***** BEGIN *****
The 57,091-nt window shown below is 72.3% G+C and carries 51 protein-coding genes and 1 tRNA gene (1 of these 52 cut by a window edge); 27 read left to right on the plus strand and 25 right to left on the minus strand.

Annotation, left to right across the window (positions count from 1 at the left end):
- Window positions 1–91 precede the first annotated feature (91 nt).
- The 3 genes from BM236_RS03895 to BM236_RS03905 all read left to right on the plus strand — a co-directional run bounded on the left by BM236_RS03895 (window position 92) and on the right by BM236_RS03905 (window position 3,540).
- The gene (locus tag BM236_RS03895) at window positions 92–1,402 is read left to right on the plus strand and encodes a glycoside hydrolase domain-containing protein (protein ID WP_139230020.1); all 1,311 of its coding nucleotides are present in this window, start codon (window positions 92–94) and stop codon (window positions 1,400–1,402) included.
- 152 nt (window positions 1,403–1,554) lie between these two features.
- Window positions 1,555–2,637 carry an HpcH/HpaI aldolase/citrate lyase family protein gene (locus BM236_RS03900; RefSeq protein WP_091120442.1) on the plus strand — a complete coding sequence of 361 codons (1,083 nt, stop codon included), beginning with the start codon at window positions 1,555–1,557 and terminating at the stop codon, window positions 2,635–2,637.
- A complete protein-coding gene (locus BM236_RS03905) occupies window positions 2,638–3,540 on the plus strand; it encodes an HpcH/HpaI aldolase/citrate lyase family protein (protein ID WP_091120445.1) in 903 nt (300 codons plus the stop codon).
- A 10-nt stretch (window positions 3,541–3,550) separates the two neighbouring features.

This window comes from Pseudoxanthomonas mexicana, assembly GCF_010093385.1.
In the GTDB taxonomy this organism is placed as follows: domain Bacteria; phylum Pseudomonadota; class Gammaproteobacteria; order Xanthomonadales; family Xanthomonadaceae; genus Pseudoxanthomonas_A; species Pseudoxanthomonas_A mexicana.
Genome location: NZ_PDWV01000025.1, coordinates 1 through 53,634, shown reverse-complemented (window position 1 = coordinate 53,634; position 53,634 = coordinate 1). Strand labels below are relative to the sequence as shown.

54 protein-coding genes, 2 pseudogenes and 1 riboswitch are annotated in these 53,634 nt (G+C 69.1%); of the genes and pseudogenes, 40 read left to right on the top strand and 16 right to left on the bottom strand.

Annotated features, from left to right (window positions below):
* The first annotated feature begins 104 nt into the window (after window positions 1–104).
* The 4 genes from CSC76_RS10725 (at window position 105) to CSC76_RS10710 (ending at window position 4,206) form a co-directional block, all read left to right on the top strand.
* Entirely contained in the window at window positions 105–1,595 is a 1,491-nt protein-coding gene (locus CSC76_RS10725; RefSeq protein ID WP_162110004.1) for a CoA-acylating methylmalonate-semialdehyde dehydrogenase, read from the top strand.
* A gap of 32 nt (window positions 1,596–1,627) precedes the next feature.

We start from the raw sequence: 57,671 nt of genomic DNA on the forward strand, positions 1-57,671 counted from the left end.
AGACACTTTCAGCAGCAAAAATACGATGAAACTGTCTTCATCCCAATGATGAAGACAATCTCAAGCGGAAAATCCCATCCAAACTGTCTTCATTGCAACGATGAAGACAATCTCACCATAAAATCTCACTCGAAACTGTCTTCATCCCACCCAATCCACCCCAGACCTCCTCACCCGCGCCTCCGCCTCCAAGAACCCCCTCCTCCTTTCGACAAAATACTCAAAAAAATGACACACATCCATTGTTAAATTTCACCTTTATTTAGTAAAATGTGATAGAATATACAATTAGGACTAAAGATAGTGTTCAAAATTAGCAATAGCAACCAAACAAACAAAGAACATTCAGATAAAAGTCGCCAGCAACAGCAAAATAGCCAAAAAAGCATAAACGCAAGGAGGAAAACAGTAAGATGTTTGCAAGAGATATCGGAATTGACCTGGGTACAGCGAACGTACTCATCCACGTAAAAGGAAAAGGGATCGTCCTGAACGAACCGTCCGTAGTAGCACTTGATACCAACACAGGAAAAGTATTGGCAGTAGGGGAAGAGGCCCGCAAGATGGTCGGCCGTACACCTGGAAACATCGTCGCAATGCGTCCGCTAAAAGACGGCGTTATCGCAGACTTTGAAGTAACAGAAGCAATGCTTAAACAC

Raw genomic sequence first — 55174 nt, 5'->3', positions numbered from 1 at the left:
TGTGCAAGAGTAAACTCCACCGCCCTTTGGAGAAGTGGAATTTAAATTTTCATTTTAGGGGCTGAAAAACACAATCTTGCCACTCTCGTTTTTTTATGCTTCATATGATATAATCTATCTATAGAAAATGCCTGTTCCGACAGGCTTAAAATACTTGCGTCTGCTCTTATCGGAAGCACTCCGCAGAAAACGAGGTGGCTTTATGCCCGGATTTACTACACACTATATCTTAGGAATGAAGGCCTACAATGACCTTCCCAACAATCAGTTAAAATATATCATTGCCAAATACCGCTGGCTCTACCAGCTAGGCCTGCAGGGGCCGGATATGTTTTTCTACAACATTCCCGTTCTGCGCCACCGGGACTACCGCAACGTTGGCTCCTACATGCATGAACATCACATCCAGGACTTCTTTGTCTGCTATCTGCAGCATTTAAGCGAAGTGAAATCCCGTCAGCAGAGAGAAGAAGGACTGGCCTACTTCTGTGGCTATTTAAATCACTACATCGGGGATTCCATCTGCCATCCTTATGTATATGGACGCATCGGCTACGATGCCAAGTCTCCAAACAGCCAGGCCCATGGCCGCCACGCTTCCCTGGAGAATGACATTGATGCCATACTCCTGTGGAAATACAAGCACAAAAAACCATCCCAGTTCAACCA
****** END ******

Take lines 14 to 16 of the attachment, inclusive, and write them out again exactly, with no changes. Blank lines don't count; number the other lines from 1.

Annotated features, from left to right (window positions below):
* The first annotated feature begins 104 nt into the window (after window positions 1–104).
* The 4 genes from CSC76_RS10725 (at window position 105) to CSC76_RS10710 (ending at window position 4,206) form a co-directional block, all read left to right on the top strand.